Cycling in Stumptown

Bikes are in the DNA

Portland is one of America’s most innovative cities – a future city. It has transformed the way urban planning is approached, how nature is accessed, and how culture is curated. It embodies the convenience and ease of a small town while heralding the benefits and gravitas of a big city. The “Rose City,” as it is called, houses a range of industries, including a creative class of leather workers, coffee roasters, brewers, designers, developers and bike builders and going all the way up to global brands such as Nike, HP and Intel.

The appeal of Portland is best captured in its details. Food carts, award-winning restaurants, street fairs, technology start-ups, live music venues and boutique shopping, for example. And Portland is unmatched in its proximity to nature. In addition to housing one of the largest urban parks in the country, the city is within hours of mountains, the coast, waterfalls, lakes and rivers. From the city hub, it’s a quick day trip to any number of outdoor activities, including world-class windsurfing, hiking, rock climbing, skiing, snowboarding, kayaking and cycling.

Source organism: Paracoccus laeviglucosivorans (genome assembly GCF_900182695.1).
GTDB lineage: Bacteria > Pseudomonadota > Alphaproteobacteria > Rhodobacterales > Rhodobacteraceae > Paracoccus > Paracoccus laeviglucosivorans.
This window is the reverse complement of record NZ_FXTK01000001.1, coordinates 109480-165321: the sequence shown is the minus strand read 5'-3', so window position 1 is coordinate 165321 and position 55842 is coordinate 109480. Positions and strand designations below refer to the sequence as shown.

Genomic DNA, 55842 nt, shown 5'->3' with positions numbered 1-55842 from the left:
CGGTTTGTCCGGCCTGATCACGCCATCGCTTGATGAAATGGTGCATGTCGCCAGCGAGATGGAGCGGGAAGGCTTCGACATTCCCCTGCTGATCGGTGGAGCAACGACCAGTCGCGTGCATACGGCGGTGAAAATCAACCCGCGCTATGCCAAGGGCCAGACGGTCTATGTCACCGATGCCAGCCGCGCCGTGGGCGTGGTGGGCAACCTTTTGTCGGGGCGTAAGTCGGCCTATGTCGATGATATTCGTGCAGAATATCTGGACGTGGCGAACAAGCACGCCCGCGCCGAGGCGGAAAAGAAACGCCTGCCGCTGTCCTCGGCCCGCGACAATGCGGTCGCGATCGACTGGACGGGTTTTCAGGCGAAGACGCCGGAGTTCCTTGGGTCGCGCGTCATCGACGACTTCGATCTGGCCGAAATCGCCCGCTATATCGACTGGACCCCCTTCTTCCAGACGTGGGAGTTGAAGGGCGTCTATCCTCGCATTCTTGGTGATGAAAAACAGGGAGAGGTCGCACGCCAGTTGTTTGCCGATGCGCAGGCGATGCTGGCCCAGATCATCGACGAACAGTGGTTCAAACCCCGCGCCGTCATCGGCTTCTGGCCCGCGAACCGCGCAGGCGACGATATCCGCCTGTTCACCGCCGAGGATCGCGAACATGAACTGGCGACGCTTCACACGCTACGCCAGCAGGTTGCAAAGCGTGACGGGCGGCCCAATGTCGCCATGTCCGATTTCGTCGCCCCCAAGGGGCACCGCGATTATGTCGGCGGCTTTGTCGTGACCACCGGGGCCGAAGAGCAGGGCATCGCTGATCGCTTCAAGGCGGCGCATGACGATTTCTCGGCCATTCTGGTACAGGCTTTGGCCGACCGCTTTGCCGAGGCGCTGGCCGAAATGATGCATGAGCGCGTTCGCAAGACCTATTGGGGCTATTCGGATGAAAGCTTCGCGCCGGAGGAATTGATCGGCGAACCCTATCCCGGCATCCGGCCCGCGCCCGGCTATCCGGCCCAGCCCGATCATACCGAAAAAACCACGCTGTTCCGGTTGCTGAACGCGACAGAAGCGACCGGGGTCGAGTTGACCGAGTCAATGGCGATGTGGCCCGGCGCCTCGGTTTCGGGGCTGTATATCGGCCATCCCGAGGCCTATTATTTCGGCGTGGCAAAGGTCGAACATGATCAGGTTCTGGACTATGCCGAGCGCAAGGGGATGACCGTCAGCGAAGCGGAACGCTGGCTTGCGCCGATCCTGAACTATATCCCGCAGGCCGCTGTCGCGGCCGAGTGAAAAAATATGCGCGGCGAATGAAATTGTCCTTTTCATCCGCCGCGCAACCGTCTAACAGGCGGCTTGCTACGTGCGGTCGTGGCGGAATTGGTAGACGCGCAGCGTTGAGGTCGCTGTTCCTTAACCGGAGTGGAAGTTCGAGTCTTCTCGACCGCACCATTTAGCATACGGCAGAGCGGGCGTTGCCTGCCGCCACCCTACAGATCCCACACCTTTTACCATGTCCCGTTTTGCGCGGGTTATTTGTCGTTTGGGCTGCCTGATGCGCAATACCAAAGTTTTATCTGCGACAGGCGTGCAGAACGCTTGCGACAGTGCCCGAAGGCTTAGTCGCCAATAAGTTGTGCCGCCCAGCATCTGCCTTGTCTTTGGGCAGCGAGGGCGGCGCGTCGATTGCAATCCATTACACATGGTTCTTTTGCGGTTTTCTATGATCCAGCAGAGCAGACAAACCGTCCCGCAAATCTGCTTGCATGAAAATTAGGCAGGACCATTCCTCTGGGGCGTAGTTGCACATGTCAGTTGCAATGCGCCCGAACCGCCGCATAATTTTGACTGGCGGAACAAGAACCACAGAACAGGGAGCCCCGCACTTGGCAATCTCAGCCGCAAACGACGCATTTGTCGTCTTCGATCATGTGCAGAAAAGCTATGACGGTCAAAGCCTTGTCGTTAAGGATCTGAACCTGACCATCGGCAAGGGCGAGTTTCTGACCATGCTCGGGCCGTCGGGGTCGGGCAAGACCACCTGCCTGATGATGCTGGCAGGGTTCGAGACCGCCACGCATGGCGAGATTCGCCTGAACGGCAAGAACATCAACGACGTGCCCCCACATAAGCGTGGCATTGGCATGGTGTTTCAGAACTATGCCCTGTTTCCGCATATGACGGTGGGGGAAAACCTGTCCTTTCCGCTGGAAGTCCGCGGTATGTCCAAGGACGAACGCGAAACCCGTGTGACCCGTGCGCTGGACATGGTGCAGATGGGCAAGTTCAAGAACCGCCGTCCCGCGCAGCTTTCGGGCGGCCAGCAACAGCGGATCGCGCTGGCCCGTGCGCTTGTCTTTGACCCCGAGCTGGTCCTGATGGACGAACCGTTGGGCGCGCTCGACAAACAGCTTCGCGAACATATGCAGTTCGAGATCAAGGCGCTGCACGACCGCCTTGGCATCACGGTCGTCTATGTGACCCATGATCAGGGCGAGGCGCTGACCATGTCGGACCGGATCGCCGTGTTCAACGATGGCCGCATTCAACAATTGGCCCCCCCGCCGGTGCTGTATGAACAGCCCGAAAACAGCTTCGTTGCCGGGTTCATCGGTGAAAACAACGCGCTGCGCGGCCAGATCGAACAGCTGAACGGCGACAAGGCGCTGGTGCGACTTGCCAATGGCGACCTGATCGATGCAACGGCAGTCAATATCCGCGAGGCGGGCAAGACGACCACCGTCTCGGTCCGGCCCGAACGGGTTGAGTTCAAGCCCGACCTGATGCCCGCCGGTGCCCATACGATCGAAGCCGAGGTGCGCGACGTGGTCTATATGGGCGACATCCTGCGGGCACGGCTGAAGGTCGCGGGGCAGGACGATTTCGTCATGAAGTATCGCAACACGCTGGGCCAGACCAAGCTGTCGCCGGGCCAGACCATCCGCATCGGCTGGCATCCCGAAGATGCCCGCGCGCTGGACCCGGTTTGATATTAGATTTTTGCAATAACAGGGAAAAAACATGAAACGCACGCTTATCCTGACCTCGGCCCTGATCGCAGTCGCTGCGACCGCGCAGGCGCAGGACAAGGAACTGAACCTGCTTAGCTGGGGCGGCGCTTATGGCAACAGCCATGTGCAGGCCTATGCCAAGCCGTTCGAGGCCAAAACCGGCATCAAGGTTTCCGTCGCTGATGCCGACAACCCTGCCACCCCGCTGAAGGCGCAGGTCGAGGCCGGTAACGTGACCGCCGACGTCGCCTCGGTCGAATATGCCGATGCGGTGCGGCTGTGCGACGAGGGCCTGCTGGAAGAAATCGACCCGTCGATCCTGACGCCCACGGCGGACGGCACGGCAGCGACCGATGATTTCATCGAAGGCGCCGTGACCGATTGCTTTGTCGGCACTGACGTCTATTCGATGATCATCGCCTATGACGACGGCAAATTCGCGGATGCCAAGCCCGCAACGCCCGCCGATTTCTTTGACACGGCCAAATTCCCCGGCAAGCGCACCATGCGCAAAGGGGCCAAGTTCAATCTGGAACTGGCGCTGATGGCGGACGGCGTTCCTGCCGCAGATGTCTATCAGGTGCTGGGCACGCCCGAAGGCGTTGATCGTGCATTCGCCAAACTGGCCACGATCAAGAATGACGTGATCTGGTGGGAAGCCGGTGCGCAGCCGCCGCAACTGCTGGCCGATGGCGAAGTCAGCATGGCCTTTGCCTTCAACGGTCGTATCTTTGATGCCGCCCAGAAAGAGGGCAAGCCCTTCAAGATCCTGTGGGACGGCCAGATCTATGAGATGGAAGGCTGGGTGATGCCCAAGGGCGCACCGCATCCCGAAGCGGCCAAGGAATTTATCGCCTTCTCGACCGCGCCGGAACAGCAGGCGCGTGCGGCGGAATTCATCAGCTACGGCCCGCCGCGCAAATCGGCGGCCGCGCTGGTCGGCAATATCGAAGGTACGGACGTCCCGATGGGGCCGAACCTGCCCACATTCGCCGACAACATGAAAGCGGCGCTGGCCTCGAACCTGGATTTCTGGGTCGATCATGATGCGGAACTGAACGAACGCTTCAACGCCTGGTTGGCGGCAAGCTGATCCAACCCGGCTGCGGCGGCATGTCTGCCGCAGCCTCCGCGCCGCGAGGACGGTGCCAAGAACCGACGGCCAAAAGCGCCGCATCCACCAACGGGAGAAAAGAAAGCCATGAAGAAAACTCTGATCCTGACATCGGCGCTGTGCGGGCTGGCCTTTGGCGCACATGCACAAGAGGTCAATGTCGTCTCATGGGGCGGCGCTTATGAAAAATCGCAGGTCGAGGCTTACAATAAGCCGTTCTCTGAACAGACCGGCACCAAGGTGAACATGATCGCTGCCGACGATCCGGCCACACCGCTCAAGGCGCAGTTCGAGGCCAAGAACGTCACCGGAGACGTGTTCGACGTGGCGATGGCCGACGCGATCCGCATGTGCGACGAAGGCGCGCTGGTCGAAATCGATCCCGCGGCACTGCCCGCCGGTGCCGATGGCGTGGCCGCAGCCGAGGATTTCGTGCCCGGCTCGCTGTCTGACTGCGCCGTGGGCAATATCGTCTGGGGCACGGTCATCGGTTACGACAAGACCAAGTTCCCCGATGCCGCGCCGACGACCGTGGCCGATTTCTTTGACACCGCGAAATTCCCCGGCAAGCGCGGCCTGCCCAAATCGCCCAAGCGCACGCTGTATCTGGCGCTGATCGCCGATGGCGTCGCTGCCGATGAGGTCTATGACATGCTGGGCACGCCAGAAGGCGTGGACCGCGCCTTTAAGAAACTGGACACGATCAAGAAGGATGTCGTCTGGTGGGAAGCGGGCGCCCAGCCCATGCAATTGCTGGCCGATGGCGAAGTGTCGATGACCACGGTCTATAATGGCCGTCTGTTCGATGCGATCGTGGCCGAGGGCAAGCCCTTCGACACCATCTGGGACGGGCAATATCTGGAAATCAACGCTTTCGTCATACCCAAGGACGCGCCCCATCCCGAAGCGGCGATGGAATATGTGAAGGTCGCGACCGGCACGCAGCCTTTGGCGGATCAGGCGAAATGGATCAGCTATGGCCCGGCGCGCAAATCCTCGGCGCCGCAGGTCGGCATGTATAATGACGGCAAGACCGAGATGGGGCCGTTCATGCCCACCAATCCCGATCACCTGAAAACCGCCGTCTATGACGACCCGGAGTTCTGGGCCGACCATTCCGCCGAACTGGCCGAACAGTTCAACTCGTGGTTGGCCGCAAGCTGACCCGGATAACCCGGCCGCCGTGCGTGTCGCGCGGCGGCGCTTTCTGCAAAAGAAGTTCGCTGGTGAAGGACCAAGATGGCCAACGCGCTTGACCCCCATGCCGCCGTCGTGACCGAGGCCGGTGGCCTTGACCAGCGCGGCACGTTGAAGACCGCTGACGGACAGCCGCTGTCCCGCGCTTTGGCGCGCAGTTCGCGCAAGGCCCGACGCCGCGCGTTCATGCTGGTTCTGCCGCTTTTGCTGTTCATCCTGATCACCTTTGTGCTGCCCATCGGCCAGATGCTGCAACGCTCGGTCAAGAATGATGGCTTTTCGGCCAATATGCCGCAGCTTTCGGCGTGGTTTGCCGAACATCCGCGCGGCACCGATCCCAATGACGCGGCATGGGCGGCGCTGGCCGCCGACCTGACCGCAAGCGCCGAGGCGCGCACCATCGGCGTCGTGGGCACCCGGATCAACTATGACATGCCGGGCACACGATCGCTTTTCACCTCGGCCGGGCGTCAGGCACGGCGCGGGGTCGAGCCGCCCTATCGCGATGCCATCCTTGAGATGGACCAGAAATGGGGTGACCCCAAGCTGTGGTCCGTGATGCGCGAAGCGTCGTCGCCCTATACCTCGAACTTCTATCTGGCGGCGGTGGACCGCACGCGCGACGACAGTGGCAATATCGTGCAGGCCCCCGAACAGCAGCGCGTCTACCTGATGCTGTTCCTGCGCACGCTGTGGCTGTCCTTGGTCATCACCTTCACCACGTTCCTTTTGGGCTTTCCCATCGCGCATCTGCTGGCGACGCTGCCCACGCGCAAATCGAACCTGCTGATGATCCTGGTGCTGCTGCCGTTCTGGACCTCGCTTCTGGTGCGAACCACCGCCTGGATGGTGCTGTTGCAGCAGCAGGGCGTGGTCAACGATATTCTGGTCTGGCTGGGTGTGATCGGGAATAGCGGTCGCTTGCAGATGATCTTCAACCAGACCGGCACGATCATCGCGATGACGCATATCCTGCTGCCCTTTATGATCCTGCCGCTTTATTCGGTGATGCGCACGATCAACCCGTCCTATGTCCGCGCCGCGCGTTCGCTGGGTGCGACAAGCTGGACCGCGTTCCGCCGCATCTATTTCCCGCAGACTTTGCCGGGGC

Portland is a truly livable city, and the word is out. In recent years the city has gained popularity, making it one of America’s fastest-growing cities. That said, Portland’s urban growth boundary guidelines prevent the city from growing beyond a designated footprint, encouraging businesses to remain central and districts to upgrade and modernize internally, instead of sprawling. As a result, Portland is a sustainable grid of bustling neighborhoods, each with its own vibe and accessible by virtually any form of transit.

In terms of transportation, cycling is a central part of Portland’s DNA. Large bike parking corrals are housed all over the city, along with bright-green designated bike lanes on major streets, and smartly mapped bike thoroughfares. Cycling is not a bragging right or passing trend in Portland. It’s for everyone: lawyers commuting to work, families biking to the grocery store, twenty-somethings cruising around on summer nights, or messengers cutting through downtown. For many Portlanders, biking is a way of life all year round, rain or shine.